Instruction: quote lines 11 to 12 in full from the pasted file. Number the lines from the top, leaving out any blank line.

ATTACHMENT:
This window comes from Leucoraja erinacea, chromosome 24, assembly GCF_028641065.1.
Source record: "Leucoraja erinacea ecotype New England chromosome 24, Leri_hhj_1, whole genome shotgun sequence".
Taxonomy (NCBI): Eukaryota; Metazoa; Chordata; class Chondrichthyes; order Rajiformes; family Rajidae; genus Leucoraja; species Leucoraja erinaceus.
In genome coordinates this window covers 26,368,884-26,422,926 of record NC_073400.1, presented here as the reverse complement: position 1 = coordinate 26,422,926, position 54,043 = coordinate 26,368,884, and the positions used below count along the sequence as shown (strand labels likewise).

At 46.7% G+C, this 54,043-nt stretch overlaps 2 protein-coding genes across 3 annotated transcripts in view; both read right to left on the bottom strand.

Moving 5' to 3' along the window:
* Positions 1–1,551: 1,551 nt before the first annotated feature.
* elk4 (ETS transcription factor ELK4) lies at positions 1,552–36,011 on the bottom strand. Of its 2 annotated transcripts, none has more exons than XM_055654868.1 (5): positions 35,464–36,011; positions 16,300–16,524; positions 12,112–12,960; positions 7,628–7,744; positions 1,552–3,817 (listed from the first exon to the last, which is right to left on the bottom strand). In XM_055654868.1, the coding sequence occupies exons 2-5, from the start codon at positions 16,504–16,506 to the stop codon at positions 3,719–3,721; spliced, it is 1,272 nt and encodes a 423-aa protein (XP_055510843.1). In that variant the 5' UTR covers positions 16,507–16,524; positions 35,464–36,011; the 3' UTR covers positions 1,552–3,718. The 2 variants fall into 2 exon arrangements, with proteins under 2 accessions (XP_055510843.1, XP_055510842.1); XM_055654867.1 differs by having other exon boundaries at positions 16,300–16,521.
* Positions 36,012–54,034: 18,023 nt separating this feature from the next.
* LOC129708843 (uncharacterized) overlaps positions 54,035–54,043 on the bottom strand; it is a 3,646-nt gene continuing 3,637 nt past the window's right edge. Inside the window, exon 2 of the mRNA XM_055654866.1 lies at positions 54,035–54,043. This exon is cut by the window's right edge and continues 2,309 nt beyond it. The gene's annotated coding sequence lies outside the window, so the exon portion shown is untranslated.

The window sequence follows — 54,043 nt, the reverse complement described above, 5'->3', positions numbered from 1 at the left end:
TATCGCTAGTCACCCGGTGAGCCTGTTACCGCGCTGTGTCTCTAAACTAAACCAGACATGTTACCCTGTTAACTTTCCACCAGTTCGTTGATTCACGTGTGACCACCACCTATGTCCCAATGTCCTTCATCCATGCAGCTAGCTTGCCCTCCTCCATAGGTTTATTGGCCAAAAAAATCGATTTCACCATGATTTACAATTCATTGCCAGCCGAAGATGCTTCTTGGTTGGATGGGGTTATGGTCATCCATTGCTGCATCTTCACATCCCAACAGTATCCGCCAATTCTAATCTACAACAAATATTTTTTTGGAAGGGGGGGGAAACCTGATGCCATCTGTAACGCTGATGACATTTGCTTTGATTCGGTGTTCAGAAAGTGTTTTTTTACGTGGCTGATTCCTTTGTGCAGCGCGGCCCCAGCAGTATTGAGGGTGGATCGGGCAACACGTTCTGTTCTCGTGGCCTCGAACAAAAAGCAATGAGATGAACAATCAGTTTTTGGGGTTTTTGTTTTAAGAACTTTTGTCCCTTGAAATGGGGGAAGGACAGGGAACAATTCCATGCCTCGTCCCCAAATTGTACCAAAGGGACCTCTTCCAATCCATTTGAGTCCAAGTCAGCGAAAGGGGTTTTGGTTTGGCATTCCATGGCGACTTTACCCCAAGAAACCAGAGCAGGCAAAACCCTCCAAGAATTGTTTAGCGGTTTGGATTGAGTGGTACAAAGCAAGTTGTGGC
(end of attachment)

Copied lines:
The window sequence follows — 54,043 nt, the reverse complement described above, 5'->3', positions numbered from 1 at the left end:
TATCGCTAGTCACCCGGTGAGCCTGTTACCGCGCTGTGTCTCTAAACTAAACCAGACATGTTACCCTGTTAACTTTCCACCAGTTCGTTGATTCACGTGTGACCACCACCTATGTCCCAATGTCCTTCATCCATGCAGCTAGCTTGCCCTCCTCCATAGGTTTATTGGCCAAAAAAATCGATTTCACCATGATTTACAATTCATTGCCAGCCGAAGATGCTTCTTGGTTGGATGGGGTTATGGTCATCCATTGCTGCATCTTCACATCCCAACAGTATCCGCCAATTCTAATCTACAACAAATATTTTTTTGGAAGGGGGGGGAAACCTGATGCCATCTGTAACGCTGATGACATTTGCTTTGATTCGGTGTTCAGAAAGTGTTTTTTTACGTGGCTGATTCCTTTGTGCAGCGCGGCCCCAGCAGTATTGAGGGTGGATCGGGCAACACGTTCTGTTCTCGTGGCCTCGAACAAAAAGCAATGAGATGAACAATCAGTTTTTGGGGTTTTTGTTTTAAGAACTTTTGTCCCTTGAAATGGGGGAAGGACAGGGAACAATTCCATGCCTCGTCCCCAAATTGTACCAAAGGGACCTCTTCCAATCCATTTGAGTCCAAGTCAGCGAAAGGGGTTTTGGTTTGGCATTCCATGGCGACTTTACCCCAAGAAACCAGAGCAGGCAAAACCCTCCAAGAATTGTTTAGCGGTTTGGATTGAGTGGTACAAAGCAAGTTGTGGC